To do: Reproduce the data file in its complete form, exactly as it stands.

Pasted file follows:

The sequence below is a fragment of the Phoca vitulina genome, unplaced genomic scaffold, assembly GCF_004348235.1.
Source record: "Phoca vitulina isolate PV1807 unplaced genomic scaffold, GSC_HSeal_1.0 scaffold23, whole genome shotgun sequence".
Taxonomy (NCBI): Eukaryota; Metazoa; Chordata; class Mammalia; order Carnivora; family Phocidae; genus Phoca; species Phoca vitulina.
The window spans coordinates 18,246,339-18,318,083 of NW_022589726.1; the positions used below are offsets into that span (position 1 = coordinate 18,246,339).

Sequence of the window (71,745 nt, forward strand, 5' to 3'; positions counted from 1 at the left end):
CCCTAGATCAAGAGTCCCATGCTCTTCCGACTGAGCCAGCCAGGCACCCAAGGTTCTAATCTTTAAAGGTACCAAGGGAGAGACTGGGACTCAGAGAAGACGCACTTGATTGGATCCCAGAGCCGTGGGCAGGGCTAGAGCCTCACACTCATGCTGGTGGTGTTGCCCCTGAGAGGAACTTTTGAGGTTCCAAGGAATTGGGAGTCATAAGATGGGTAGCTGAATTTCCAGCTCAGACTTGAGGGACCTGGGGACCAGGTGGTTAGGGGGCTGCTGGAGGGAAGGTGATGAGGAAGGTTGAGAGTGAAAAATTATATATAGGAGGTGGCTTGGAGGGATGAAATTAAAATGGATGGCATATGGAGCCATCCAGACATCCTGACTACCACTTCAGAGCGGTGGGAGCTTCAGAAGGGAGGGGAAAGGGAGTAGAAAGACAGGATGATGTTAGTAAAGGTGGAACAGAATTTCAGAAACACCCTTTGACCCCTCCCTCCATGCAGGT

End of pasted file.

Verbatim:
The sequence below is a fragment of the Phoca vitulina genome, unplaced genomic scaffold, assembly GCF_004348235.1.
Source record: "Phoca vitulina isolate PV1807 unplaced genomic scaffold, GSC_HSeal_1.0 scaffold23, whole genome shotgun sequence".
Taxonomy (NCBI): Eukaryota; Metazoa; Chordata; class Mammalia; order Carnivora; family Phocidae; genus Phoca; species Phoca vitulina.
The window spans coordinates 18,246,339-18,318,083 of NW_022589726.1; the positions used below are offsets into that span (position 1 = coordinate 18,246,339).

Sequence of the window (71,745 nt, forward strand, 5' to 3'; positions counted from 1 at the left end):
CCCTAGATCAAGAGTCCCATGCTCTTCCGACTGAGCCAGCCAGGCACCCAAGGTTCTAATCTTTAAAGGTACCAAGGGAGAGACTGGGACTCAGAGAAGACGCACTTGATTGGATCCCAGAGCCGTGGGCAGGGCTAGAGCCTCACACTCATGCTGGTGGTGTTGCCCCTGAGAGGAACTTTTGAGGTTCCAAGGAATTGGGAGTCATAAGATGGGTAGCTGAATTTCCAGCTCAGACTTGAGGGACCTGGGGACCAGGTGGTTAGGGGGCTGCTGGAGGGAAGGTGATGAGGAAGGTTGAGAGTGAAAAATTATATATAGGAGGTGGCTTGGAGGGATGAAATTAAAATGGATGGCATATGGAGCCATCCAGACATCCTGACTACCACTTCAGAGCGGTGGGAGCTTCAGAAGGGAGGGGAAAGGGAGTAGAAAGACAGGATGATGTTAGTAAAGGTGGAACAGAATTTCAGAAACACCCTTTGACCCCTCCCTCCATGCAGGT